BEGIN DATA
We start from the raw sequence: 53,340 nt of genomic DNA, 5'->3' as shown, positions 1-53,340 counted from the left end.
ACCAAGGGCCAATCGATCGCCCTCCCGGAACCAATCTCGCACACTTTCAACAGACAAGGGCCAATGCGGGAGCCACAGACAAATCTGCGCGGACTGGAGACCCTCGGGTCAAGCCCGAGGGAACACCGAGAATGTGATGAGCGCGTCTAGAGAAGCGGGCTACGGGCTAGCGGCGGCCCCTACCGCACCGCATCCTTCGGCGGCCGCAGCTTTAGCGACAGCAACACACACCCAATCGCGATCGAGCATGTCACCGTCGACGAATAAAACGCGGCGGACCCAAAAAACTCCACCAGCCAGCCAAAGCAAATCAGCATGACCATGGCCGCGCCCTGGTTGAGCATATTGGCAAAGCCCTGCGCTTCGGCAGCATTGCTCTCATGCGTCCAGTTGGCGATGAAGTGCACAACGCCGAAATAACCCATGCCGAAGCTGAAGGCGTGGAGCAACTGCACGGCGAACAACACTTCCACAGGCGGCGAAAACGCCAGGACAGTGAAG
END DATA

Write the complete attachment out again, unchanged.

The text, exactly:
We start from the raw sequence: 53,340 nt of genomic DNA, 5'->3' as shown, positions 1-53,340 counted from the left end.
ACCAAGGGCCAATCGATCGCCCTCCCGGAACCAATCTCGCACACTTTCAACAGACAAGGGCCAATGCGGGAGCCACAGACAAATCTGCGCGGACTGGAGACCCTCGGGTCAAGCCCGAGGGAACACCGAGAATGTGATGAGCGCGTCTAGAGAAGCGGGCTACGGGCTAGCGGCGGCCCCTACCGCACCGCATCCTTCGGCGGCCGCAGCTTTAGCGACAGCAACACACACCCAATCGCGATCGAGCATGTCACCGTCGACGAATAAAACGCGGCGGACCCAAAAAACTCCACCAGCCAGCCAAAGCAAATCAGCATGACCATGGCCGCGCCCTGGTTGAGCATATTGGCAAAGCCCTGCGCTTCGGCAGCATTGCTCTCATGCGTCCAGTTGGCGATGAAGTGCACAACGCCGAAATAACCCATGCCGAAGCTGAAGGCGTGGAGCAACTGCACGGCGAACAACACTTCCACAGGCGGCGAAAACGCCAGGACAGTGAAG